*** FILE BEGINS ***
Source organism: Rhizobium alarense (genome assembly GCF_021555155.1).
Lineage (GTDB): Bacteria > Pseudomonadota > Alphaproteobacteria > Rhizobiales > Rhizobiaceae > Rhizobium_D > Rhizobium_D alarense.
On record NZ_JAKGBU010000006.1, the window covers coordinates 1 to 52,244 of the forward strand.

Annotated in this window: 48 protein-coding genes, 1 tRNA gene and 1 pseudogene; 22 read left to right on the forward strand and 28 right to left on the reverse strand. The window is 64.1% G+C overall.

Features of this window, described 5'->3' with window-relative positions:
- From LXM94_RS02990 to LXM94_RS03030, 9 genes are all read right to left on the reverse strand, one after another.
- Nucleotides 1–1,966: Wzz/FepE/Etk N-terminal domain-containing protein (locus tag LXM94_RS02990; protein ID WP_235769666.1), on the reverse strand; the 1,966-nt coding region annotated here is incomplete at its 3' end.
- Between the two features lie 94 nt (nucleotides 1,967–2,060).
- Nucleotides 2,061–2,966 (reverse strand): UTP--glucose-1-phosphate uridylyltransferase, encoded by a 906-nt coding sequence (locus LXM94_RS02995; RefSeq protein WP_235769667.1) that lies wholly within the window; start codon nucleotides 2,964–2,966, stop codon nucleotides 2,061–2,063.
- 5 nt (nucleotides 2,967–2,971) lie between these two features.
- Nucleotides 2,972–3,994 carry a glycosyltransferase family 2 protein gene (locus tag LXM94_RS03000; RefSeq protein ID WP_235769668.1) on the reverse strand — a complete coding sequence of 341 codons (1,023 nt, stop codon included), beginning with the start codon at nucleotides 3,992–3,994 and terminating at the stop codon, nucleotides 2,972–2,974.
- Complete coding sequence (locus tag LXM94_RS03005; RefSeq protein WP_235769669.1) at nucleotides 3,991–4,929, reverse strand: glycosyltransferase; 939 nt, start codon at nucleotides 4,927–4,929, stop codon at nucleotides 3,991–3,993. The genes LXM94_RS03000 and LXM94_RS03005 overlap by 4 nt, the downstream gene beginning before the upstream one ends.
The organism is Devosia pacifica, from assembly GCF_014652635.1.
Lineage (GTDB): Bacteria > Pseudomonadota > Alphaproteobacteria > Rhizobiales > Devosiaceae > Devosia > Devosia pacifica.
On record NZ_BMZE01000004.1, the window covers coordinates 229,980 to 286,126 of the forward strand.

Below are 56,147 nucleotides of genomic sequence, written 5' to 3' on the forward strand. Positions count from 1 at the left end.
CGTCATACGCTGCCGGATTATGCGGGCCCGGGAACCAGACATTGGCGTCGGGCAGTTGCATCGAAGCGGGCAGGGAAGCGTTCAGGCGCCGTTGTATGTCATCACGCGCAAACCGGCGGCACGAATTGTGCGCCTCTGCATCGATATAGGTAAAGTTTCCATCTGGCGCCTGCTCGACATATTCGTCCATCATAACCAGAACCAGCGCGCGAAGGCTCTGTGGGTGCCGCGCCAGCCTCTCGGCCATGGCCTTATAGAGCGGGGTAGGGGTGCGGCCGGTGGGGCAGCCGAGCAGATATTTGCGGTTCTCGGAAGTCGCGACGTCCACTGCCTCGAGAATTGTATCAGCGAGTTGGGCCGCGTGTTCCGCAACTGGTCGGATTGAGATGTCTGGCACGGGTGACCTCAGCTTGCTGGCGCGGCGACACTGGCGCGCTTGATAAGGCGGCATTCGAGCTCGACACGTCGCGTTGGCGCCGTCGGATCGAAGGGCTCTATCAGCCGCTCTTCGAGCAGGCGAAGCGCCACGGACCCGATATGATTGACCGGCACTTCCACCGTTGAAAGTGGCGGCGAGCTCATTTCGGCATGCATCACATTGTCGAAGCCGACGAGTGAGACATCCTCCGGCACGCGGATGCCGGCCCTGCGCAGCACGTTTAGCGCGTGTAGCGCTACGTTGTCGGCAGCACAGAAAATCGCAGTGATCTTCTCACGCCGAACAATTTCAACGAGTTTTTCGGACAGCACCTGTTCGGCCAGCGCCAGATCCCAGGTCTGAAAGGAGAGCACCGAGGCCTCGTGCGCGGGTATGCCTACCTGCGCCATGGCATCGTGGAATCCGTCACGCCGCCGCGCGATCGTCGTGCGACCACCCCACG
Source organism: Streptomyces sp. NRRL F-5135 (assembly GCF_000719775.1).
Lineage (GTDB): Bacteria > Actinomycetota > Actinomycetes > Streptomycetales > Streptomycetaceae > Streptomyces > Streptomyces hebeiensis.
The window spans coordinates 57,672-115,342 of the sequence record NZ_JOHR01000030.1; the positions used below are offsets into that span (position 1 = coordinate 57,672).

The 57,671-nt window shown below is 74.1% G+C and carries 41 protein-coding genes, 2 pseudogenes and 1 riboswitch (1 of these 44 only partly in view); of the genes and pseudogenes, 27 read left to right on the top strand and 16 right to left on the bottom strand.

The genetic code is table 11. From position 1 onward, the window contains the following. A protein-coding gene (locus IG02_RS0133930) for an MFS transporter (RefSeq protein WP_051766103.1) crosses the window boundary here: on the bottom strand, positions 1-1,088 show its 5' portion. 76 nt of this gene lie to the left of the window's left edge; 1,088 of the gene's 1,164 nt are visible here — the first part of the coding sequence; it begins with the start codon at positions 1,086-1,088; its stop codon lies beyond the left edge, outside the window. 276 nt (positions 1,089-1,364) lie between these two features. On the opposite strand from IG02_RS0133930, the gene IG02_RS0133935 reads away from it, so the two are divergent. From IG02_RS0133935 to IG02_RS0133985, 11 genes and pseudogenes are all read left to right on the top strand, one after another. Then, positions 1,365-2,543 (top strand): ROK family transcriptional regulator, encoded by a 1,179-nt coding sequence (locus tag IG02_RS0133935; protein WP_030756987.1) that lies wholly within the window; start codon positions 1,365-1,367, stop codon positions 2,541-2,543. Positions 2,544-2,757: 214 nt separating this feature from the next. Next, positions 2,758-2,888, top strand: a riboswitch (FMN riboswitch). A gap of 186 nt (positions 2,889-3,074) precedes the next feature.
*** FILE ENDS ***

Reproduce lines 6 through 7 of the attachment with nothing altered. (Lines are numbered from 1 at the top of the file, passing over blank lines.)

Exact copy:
- From LXM94_RS02990 to LXM94_RS03030, 9 genes are all read right to left on the reverse strand, one after another.
- Nucleotides 1–1,966: Wzz/FepE/Etk N-terminal domain-containing protein (locus tag LXM94_RS02990; protein ID WP_235769666.1), on the reverse strand; the 1,966-nt coding region annotated here is incomplete at its 3' end.